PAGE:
A123 Systems, the company that supplies the battery packs for Fisker Automotive, has filed for bankruptcy protection. The company has been linked to faulty batteries and wasn’t able to secure enough revenue to pay its debts.
Bankruptcy protection sought by A123 Systems
A123 Systems, a lithium-ion battery manufacturer mostly known for supplying the battery pack for the perpetually beleaguered, breaking and prone-to-fire Fisker Karma, has filed for bankruptcy protection after failing to meet debt payments, according to Bloomberg. A123 listed debts of $376 million and assets of $459.8 million in the filing in bankruptcy court.
The company was due to make a payment on a $143.8 million pool of promissory notes, but informed investors it would be missing the payments and prepared a bankruptcy filing.
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A123 Systems Inc., in 2009, received a $249.1 million federal grant to make lithium-ion batteries, as part of a $90 billion green energy initiative championed by the Obama administration, according to Reuters. It isn’t the only company to have received such a grant to go bankrupt, as others who have filed for bankruptcy include Beacon, Abound Solar, Ener1, the parent company of battery maker EnerDel, and perhaps most notoriously, Solyndra.
Financial and battery woes plague battery maker
A123 Systems had been shopping for a buyer, according to Reuters, and had at least two suitors, as it were, that were interested, one of which would have acquired a majority stake. Wanxiang Group, a Chinese outfit, was said to have agreed to invest $465 million in A123, according to Bloomberg, which would have given Wanxiang an 80 percent state. However, it appears to have fallen through.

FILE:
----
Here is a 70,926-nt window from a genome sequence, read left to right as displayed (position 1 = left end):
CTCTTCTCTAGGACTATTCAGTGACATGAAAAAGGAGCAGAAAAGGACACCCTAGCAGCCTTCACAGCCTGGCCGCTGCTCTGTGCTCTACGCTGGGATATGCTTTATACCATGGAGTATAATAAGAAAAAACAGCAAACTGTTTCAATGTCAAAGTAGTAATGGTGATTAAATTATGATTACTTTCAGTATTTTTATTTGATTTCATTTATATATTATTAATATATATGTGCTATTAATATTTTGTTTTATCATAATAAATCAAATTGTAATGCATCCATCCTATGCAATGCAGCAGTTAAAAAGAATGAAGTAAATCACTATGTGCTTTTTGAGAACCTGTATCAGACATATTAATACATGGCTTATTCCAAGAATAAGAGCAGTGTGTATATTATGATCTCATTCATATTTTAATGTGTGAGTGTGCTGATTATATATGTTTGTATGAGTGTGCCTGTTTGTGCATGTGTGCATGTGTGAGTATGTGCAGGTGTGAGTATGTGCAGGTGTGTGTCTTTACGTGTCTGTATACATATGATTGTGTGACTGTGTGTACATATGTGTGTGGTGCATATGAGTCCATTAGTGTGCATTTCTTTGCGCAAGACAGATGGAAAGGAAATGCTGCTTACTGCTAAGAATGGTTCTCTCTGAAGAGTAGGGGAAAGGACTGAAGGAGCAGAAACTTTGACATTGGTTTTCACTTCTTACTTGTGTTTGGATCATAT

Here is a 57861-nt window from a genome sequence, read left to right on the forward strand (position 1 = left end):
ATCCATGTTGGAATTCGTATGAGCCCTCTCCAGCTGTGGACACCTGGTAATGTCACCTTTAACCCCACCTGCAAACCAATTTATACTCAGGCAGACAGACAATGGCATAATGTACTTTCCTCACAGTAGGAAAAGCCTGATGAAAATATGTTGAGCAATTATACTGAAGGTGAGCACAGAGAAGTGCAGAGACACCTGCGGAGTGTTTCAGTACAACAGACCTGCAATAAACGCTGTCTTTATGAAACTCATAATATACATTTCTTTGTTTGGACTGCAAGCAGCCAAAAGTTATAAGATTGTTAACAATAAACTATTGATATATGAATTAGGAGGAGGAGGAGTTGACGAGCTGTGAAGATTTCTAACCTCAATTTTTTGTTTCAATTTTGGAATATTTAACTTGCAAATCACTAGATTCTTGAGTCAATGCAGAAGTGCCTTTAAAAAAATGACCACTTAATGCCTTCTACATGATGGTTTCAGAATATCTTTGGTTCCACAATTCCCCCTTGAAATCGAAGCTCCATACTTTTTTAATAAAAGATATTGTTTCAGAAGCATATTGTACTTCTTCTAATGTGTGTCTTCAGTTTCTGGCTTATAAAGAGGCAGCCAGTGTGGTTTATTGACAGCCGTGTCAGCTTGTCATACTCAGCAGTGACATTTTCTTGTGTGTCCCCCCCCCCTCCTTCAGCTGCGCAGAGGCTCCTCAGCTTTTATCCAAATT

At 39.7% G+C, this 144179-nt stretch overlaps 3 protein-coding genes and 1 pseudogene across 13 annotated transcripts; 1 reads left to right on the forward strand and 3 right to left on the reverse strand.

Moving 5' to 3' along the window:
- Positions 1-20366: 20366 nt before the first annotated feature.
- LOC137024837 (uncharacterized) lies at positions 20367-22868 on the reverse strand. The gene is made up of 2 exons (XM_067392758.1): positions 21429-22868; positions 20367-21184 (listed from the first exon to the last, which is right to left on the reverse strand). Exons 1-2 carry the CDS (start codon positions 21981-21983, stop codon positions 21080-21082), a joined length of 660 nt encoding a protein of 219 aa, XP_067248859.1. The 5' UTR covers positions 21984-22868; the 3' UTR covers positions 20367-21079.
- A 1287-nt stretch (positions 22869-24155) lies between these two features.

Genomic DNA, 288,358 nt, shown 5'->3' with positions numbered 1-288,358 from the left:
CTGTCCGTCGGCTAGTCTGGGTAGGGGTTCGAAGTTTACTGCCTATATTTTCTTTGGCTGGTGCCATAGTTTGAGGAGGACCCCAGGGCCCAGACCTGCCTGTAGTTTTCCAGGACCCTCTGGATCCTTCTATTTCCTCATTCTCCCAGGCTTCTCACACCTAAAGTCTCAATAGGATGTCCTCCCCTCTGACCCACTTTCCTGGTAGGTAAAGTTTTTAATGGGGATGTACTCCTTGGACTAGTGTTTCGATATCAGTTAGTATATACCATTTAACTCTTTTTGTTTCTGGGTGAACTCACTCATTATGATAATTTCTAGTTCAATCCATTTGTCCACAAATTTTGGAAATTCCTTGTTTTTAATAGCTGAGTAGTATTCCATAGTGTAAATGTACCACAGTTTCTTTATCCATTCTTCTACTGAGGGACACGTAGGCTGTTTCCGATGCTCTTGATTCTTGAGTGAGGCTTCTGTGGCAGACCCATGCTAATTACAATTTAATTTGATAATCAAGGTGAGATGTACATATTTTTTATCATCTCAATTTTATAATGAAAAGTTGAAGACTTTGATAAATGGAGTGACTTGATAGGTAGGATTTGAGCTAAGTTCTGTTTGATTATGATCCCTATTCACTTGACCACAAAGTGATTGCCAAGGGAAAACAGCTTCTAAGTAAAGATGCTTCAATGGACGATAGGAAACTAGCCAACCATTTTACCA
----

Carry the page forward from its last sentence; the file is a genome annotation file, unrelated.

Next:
In the meantime, auto parts and battery supplier Johnson Controls, Inc., according to the Wall Street Journal, has loaned A123 $72.5 million for the bankruptcy case, acting as debtor-in-posession. Johnson, according to Reuters, is also a lithium-ion battery producer for the automotive industry and earlier this year purchased A123 System’s automotive division.
Aside from corporate woes, part of the issue behind A123’s failure is that the Fisker Karma battery pack recall left the company reeling from the fiscal damage. Earlier this year, according to Reuters, A123 had to recall the batteries in a number of Fisker Karma models. The company had to spend $66.8 million on the recall and posted a loss of $125 million for the first fiscal quarter of 2012.
Battery maker as plagued car maker it supplies
A123 Systems appears to be in as much trouble as Fisker Automotive, its main customer. The Fisker Karma has been plagued with trouble, including a recall, two fires, a lemon-law buyback and major financing issues involving funds from the federal grant to Fisker being frozen. However, if one desires a plug-in hybrid, financing for auto loans is highly available as are the Chevrolet Volt and upcoming Toyota Plug-in Prius and Ford C-Max Energi.
Fisker’s next model, the Atlantic, according to AutoGuide, was recently delayed yet again. Originally supposed to launch in 2013, the car will not see production until 2014 at the earliest, possibly 2015. The Atlantic is supposed to go one sale at $55,000 ostensibly as a green rival to the BMW 3 Series.